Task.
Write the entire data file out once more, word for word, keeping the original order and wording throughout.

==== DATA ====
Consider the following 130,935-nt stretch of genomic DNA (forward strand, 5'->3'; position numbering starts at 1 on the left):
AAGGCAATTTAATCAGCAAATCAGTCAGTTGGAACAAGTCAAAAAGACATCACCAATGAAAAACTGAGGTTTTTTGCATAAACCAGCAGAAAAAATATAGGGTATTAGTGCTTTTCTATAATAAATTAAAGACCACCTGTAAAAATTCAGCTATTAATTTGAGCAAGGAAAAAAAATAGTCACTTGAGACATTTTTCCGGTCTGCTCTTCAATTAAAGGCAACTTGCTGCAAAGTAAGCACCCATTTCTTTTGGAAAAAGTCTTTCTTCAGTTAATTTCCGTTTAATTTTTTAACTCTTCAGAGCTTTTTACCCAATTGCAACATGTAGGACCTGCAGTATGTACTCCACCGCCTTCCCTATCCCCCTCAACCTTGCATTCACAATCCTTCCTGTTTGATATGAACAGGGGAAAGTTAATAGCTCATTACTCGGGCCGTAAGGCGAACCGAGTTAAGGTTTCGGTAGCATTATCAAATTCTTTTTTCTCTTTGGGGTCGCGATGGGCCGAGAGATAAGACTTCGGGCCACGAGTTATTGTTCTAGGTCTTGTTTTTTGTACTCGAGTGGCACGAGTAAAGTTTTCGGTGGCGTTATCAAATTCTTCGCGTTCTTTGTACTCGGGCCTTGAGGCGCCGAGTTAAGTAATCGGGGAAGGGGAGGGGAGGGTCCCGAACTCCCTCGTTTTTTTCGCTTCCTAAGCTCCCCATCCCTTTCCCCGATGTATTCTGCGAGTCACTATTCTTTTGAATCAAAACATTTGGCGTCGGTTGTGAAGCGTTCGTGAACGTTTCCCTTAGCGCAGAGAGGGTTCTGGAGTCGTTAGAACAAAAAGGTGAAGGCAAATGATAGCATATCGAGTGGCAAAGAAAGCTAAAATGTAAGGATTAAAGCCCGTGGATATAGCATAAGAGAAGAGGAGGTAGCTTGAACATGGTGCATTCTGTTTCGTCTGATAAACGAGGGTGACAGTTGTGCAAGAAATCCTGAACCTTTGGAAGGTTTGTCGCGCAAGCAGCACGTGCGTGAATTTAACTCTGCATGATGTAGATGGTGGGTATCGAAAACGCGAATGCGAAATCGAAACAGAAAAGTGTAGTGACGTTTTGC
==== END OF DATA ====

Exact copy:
Consider the following 130,935-nt stretch of genomic DNA (forward strand, 5'->3'; position numbering starts at 1 on the left):
AAGGCAATTTAATCAGCAAATCAGTCAGTTGGAACAAGTCAAAAAGACATCACCAATGAAAAACTGAGGTTTTTTGCATAAACCAGCAGAAAAAATATAGGGTATTAGTGCTTTTCTATAATAAATTAAAGACCACCTGTAAAAATTCAGCTATTAATTTGAGCAAGGAAAAAAAATAGTCACTTGAGACATTTTTCCGGTCTGCTCTTCAATTAAAGGCAACTTGCTGCAAAGTAAGCACCCATTTCTTTTGGAAAAAGTCTTTCTTCAGTTAATTTCCGTTTAATTTTTTAACTCTTCAGAGCTTTTTACCCAATTGCAACATGTAGGACCTGCAGTATGTACTCCACCGCCTTCCCTATCCCCCTCAACCTTGCATTCACAATCCTTCCTGTTTGATATGAACAGGGGAAAGTTAATAGCTCATTACTCGGGCCGTAAGGCGAACCGAGTTAAGGTTTCGGTAGCATTATCAAATTCTTTTTTCTCTTTGGGGTCGCGATGGGCCGAGAGATAAGACTTCGGGCCACGAGTTATTGTTCTAGGTCTTGTTTTTTGTACTCGAGTGGCACGAGTAAAGTTTTCGGTGGCGTTATCAAATTCTTCGCGTTCTTTGTACTCGGGCCTTGAGGCGCCGAGTTAAGTAATCGGGGAAGGGGAGGGGAGGGTCCCGAACTCCCTCGTTTTTTTCGCTTCCTAAGCTCCCCATCCCTTTCCCCGATGTATTCTGCGAGTCACTATTCTTTTGAATCAAAACATTTGGCGTCGGTTGTGAAGCGTTCGTGAACGTTTCCCTTAGCGCAGAGAGGGTTCTGGAGTCGTTAGAACAAAAAGGTGAAGGCAAATGATAGCATATCGAGTGGCAAAGAAAGCTAAAATGTAAGGATTAAAGCCCGTGGATATAGCATAAGAGAAGAGGAGGTAGCTTGAACATGGTGCATTCTGTTTCGTCTGATAAACGAGGGTGACAGTTGTGCAAGAAATCCTGAACCTTTGGAAGGTTTGTCGCGCAAGCAGCACGTGCGTGAATTTAACTCTGCATGATGTAGATGGTGGGTATCGAAAACGCGAATGCGAAATCGAAACAGAAAAGTGTAGTGACGTTTTGC